Comics or manga are a good way to get kids reading and I second the video game recommendation.  Anything that's an RPG would probably do the trick.  Pokemon, Paper Mario, etc. are all very fun and require reading.  I think the desire to be able to play games without needing me to read it to her is what made my niece improve with reading.


To add to this, I forgot that part of my kids eagerness to practice reading now comes from they watching DH play Magic the Gathering with his friends, and then being told "sorry guys, this game takes a lot of reading."  

 

Not that card games are for everyone, but sometimes DS1 will actually ask us to do flashcards and worksheets with him because he REALLY wants to play that stupid game sometime soon.

post #19 of 49

My 8yo son (9 in April) started the “school year” in September without reading skills beyond cat, dog, etc. He was so frustrated at that point, because he really did want to read but since he wasn't successful yet he felt stupid and refused to even try anymore :(

 

We had previously tried a lot of different things; Starfall, 100 Easy Lessons, Bob Books, and had very little progress. So I decided to try Explode the Code Online and he took to it right away! This was around the end of September. After just a few months of around 20 minutes a day, (and he doesn’t even do it every day as suggested) he’s now reading at a solid second grade level!

 

I’ve been super pleased with the program and my son is now feeling SO much more confident which has allowed his to really development an enjoyment of reading.  orngbiggrin.gif

 

http://www.explodethecode.com

 

I know a lot of people have liked the books, but the online format really motivated my son, so I totally suggest checking that out if you're ok with your child using the computer for this sort of thing.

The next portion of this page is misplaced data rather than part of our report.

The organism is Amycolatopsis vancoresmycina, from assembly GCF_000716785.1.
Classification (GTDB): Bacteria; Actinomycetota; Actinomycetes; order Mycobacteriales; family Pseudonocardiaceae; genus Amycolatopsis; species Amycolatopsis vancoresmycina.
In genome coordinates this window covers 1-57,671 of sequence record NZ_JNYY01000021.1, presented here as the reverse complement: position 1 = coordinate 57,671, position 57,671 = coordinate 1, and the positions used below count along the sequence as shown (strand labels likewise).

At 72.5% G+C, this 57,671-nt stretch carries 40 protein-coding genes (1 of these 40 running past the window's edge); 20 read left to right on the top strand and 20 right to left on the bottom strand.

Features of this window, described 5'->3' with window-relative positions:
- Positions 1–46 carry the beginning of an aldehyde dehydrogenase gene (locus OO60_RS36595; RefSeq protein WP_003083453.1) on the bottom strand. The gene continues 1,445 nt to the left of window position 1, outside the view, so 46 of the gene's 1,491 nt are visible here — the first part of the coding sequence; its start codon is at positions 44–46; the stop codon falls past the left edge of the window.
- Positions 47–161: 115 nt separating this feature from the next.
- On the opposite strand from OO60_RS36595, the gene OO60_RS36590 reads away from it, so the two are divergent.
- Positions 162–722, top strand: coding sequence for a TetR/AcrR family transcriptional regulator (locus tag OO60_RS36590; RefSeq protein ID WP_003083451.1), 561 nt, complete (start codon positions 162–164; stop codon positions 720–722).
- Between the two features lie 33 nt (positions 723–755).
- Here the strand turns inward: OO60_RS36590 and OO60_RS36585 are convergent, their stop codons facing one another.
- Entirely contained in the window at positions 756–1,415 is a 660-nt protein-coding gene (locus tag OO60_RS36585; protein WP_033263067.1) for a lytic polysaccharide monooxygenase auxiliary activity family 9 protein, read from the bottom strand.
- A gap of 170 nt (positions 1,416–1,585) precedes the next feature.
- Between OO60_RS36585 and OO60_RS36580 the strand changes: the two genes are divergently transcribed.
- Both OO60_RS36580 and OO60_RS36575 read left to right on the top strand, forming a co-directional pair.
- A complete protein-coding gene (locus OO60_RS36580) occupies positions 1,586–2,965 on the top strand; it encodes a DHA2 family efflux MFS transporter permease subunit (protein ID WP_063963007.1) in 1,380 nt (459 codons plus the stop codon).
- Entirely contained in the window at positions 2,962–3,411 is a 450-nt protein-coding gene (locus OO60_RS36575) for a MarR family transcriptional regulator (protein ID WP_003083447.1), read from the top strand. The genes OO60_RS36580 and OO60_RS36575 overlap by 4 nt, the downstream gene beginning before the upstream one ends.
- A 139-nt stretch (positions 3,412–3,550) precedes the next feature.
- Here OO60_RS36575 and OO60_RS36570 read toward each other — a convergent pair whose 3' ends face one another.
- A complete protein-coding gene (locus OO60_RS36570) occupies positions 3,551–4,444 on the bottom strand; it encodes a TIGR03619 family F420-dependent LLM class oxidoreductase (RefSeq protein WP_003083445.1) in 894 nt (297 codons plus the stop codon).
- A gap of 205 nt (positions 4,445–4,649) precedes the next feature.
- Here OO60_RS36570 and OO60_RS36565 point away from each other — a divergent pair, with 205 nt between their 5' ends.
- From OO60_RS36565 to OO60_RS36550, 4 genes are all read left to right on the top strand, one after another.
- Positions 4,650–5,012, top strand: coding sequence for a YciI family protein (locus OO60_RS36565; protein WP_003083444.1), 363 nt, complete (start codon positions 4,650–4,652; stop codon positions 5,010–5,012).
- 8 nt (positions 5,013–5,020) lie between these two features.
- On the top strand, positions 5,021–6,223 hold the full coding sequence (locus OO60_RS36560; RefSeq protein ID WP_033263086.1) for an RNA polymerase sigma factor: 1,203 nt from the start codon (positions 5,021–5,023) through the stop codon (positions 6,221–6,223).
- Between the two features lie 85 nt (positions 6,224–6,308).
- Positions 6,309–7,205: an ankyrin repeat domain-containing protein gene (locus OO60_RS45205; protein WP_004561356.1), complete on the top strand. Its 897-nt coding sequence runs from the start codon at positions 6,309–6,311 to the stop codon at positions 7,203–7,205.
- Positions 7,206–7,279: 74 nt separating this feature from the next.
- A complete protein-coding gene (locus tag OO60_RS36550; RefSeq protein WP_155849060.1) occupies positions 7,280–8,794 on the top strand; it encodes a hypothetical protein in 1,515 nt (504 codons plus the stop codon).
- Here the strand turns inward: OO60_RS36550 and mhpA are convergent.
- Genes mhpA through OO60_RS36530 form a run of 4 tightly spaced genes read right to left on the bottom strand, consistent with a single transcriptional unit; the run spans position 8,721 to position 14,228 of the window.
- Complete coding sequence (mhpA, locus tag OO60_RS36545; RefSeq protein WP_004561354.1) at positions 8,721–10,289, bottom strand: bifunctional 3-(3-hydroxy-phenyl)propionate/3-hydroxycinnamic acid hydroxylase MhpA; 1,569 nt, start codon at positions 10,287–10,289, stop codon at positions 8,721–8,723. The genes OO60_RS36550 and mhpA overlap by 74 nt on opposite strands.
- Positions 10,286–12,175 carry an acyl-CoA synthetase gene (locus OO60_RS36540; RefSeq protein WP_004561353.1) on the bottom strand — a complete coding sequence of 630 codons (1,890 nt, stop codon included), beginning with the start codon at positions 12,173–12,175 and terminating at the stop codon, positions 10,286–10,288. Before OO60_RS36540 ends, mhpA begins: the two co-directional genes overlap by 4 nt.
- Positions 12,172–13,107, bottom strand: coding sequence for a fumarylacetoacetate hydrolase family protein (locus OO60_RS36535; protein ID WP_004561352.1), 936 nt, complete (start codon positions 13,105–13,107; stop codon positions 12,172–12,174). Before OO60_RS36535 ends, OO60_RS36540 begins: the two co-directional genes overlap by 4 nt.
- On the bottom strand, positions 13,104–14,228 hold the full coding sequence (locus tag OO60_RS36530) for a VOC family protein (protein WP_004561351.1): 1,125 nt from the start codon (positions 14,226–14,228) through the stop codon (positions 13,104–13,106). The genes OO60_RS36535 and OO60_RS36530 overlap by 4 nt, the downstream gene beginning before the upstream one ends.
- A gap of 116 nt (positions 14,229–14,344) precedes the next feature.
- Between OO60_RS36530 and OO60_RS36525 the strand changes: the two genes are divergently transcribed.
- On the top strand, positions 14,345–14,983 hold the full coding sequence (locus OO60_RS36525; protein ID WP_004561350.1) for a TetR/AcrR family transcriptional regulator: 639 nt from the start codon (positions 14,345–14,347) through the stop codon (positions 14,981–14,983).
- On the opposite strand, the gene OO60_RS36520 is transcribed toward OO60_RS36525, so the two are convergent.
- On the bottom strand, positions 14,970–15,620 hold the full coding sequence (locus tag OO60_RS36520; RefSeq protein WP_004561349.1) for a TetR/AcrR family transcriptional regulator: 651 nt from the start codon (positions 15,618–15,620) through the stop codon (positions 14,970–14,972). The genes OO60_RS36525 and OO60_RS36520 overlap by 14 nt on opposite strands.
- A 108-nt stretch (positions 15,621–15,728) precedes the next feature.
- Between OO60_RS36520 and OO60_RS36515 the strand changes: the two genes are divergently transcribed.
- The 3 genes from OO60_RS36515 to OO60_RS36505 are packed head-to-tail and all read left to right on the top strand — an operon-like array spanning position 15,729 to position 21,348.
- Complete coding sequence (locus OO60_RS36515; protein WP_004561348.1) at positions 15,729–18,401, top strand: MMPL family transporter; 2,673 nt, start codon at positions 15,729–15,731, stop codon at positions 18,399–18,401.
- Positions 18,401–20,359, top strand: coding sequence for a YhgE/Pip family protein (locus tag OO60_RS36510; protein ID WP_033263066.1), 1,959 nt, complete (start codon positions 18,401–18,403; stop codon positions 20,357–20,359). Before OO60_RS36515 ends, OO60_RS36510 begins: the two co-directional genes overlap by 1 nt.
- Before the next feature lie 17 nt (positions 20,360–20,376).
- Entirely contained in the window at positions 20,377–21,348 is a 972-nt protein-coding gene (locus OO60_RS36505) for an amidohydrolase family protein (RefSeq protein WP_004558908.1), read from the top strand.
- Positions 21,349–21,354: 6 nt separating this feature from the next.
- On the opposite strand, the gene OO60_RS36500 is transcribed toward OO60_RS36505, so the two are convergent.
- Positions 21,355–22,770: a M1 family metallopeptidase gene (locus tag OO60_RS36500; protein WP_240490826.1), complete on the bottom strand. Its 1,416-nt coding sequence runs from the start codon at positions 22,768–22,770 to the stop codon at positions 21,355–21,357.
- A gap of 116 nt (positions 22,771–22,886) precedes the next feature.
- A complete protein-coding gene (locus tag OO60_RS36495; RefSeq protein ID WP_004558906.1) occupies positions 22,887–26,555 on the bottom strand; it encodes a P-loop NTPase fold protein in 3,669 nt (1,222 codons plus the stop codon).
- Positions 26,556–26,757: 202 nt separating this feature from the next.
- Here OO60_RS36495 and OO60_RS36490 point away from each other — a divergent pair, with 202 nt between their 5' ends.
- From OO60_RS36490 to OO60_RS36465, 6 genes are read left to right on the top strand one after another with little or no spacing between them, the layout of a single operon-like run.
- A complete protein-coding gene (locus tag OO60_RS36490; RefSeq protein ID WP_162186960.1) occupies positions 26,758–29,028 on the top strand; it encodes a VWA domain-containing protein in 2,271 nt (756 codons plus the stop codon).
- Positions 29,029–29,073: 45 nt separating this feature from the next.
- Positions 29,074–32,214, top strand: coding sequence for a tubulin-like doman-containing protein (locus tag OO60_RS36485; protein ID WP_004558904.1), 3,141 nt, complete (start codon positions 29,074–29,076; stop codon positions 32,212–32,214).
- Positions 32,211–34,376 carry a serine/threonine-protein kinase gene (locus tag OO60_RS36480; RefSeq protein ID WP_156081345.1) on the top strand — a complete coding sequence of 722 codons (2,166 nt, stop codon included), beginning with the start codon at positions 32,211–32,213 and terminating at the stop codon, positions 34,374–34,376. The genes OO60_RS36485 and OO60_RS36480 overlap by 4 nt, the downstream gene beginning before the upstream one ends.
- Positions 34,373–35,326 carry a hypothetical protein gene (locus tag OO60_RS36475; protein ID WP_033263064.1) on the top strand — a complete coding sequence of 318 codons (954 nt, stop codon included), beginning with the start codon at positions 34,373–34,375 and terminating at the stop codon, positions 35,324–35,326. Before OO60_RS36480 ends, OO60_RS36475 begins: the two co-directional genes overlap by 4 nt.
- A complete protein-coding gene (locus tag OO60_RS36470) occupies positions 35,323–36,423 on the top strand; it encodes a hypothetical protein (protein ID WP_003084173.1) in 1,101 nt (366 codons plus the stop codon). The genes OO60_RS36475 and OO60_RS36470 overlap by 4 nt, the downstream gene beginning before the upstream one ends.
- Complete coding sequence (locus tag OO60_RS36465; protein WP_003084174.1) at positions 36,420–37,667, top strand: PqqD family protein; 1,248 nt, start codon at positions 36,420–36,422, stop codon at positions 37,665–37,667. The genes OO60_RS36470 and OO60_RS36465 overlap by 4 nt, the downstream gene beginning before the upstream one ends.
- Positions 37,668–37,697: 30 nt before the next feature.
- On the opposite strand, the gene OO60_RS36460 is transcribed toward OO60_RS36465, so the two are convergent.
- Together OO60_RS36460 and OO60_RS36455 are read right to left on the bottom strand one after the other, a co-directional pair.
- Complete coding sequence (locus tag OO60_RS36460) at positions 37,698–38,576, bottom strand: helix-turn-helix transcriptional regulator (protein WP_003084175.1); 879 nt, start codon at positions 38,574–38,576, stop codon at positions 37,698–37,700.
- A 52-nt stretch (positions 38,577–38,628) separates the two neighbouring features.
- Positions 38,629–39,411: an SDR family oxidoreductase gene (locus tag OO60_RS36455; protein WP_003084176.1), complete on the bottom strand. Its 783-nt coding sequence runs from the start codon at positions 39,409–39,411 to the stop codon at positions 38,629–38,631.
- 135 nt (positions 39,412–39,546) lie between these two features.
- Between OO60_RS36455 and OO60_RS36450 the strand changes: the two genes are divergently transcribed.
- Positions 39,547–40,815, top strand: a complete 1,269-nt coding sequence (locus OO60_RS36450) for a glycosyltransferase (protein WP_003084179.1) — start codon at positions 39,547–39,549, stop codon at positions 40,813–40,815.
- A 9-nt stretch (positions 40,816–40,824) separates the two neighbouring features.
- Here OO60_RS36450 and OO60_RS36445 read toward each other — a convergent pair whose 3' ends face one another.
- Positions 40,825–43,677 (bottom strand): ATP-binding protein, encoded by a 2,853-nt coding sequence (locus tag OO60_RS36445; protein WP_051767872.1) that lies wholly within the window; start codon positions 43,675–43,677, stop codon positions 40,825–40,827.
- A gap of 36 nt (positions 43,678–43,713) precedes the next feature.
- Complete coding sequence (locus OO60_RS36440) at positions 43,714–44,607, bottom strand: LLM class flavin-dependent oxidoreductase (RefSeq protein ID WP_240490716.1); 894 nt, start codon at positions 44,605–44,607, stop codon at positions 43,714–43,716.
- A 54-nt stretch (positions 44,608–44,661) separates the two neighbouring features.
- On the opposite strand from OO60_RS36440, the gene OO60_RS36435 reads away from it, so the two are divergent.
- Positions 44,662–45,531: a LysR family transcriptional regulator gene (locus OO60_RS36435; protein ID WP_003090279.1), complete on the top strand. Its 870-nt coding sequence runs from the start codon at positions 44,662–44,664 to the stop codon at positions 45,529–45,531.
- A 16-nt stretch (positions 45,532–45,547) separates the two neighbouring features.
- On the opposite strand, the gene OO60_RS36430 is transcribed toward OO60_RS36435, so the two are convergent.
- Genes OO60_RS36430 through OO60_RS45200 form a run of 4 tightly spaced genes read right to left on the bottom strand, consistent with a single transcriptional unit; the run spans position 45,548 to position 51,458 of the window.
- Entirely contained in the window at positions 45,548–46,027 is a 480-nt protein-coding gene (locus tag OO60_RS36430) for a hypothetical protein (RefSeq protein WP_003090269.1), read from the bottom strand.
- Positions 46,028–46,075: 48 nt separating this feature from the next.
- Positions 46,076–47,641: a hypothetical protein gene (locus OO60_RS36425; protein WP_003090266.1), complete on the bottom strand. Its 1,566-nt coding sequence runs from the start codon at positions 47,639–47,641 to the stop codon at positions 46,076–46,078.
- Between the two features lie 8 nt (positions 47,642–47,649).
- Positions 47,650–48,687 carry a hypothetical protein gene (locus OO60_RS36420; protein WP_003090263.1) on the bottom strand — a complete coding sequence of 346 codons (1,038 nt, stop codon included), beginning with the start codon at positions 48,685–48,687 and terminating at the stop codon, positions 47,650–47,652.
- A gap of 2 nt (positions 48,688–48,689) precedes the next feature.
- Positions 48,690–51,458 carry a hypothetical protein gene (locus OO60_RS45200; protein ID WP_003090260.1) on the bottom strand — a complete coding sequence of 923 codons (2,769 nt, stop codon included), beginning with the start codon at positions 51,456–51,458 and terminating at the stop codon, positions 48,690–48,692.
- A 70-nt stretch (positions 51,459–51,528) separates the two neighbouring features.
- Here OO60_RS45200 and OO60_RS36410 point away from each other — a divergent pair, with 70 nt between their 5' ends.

post #20 of 49
Thread Starter 

Thanks for the newer responses. I've been reading them, just not having time to reply with the new baby. I do read a lot to myself, so he does see me reading. Especially now since I have so much time now that I am breastfeeding a newborn. We got some Captain Underpants from the library, and he loves it. But wants me to read them. Which is fine, I do read to him when I can. But he is not motivated to learn. I am positive it is a confidence thing. I remember when he started drawing, he was so frustrated that the picture didn't come out the way he wanted them to. We talked to him over and over about how art is what you make it. I explained that there was nothing wrong with the product as long as you enjoy doing it. I don't remember how long it took him to change his mind, but for years, he has been crazy about making things out of paper. In fact, it makes me crazy that we have 16 boxes of his projects and he will not get rid of anything. I have talked to him about how practice can be difficult but that he can do almost anything if he practices. I looked at Starfall, but think he wouldn't like it. I could show it to him. Though, DH works from home, so we don't get to use the computer much. A friend of mine just recommended the Explode the Code books. I don't get to talk to her much as we live in different states now, and she rarely uses email. Of course, I forgot the name of the series. Her son and mine had very similar personalities, so I was really excited about trying it. Thanks so much, I will give them a try.